The central territory and four provinces have never been in agreement over most issues. The 18th Amendment does not help the matter much. Balochistan, in particular, has been neglected. For decades, the Baloch issues have been cast aside. To this day they are deprived of basic facilities. The March for lost Baloch men failed to gain attention for a long time. The case of missing Baloch Women is no different. Most Baloch people consider 27th March as a Black Day. This year #SaveBalochWomen started trending on social media. It questions the continuing disappearances of women in Balochistan.

Reports suggest that it is caused by continuous Army operations in the area. Baloch activist like Naela Quadri Baloch use the term “occupied Balochistan”.  The state or main stream media has failed to highlight this issue.

Twitter trend of #SaveBalochWomen brought forward the following issues

The movement is not new. And it is our failure to not have notice it persisted.

Source Twitter

Activists are demanding attention from the international media and watchdogs, like the UN and Amnesty International. Patriarchal societies are known for ignoring women rights issues. Balochistan faces a major chunk of the problem.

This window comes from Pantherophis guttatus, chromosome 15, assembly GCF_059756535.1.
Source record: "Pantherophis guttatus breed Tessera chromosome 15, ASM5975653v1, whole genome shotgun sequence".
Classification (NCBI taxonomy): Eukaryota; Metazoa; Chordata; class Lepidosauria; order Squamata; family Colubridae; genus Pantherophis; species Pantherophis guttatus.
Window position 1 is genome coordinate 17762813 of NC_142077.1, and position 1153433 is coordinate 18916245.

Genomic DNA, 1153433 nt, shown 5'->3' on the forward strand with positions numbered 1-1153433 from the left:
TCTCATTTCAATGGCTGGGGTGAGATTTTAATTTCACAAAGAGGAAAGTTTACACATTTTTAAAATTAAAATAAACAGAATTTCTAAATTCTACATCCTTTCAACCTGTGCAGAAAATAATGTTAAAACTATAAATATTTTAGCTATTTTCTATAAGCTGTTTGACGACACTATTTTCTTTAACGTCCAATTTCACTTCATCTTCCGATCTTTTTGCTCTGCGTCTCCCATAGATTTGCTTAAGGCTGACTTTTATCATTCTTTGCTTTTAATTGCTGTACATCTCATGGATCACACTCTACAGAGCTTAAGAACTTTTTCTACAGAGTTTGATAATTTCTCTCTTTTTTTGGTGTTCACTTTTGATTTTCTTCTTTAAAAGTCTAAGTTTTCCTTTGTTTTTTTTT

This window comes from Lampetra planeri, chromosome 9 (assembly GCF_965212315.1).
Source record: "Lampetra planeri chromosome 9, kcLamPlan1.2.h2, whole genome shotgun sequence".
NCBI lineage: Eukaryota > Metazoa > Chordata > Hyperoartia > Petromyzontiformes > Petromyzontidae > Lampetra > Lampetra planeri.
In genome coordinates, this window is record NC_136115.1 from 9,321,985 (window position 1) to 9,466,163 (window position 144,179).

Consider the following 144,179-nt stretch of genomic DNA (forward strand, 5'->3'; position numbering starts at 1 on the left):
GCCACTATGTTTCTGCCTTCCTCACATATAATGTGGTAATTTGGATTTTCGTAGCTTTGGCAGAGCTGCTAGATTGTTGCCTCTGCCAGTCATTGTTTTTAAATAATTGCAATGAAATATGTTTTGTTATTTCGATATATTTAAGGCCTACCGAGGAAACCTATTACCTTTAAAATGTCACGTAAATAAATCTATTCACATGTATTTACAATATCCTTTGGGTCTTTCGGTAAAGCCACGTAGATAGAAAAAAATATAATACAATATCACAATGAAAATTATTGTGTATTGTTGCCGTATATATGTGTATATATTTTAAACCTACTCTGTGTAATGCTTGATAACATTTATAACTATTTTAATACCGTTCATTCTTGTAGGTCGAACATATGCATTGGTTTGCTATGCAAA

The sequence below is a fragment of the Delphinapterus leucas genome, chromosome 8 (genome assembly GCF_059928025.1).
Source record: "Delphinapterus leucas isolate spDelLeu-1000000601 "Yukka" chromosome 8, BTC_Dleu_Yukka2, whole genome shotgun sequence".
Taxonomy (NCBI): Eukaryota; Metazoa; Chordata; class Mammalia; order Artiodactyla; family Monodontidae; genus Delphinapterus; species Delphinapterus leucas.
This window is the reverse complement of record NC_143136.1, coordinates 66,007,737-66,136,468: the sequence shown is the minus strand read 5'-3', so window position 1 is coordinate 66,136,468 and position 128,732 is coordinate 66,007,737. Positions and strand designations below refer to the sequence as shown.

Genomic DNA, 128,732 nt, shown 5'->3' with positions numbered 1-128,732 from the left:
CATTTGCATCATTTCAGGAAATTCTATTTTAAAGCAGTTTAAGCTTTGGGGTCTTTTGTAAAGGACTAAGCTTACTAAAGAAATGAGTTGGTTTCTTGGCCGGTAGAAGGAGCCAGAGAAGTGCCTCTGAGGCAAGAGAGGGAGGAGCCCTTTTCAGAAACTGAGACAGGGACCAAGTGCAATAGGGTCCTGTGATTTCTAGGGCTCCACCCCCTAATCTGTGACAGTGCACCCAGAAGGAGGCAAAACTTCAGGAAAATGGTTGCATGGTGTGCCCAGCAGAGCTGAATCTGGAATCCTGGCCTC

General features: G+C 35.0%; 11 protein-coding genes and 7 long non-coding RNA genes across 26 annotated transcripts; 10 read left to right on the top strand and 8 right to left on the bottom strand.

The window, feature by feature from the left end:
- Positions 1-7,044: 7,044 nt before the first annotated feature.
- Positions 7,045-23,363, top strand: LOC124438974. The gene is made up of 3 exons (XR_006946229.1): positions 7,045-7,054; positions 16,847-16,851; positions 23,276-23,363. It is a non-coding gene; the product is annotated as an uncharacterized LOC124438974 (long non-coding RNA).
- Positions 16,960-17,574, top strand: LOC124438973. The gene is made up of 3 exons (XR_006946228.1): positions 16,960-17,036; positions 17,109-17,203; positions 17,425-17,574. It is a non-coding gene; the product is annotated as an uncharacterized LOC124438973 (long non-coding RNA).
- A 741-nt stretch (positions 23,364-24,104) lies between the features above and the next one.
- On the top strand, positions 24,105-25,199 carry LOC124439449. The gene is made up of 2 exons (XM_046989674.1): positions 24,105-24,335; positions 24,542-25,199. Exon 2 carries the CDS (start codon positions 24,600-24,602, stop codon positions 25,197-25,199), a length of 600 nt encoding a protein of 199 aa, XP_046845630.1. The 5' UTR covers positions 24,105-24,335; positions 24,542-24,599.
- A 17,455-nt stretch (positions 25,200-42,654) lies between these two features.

This is not a provincial or ‘Civil vs Military’ issue. It is about the state failing to protect its citizens. Baloch women have equal representation and rights as all others, according to the 1973 Constitution. Regardless, the issue remains unaddressed by the state and the military. The question to ask is – why are those, with the power to ensure safety, not taking this matter seriously? Balochistan has suffered the most since 1948. Not just in terms of  lack of economic development and military actions, but social problems too.

It is time to no longer remain silent for the sake of our most underrepresented province.

It is time to take a stand for the rights of our Baloch mothers, sisters and daughters.


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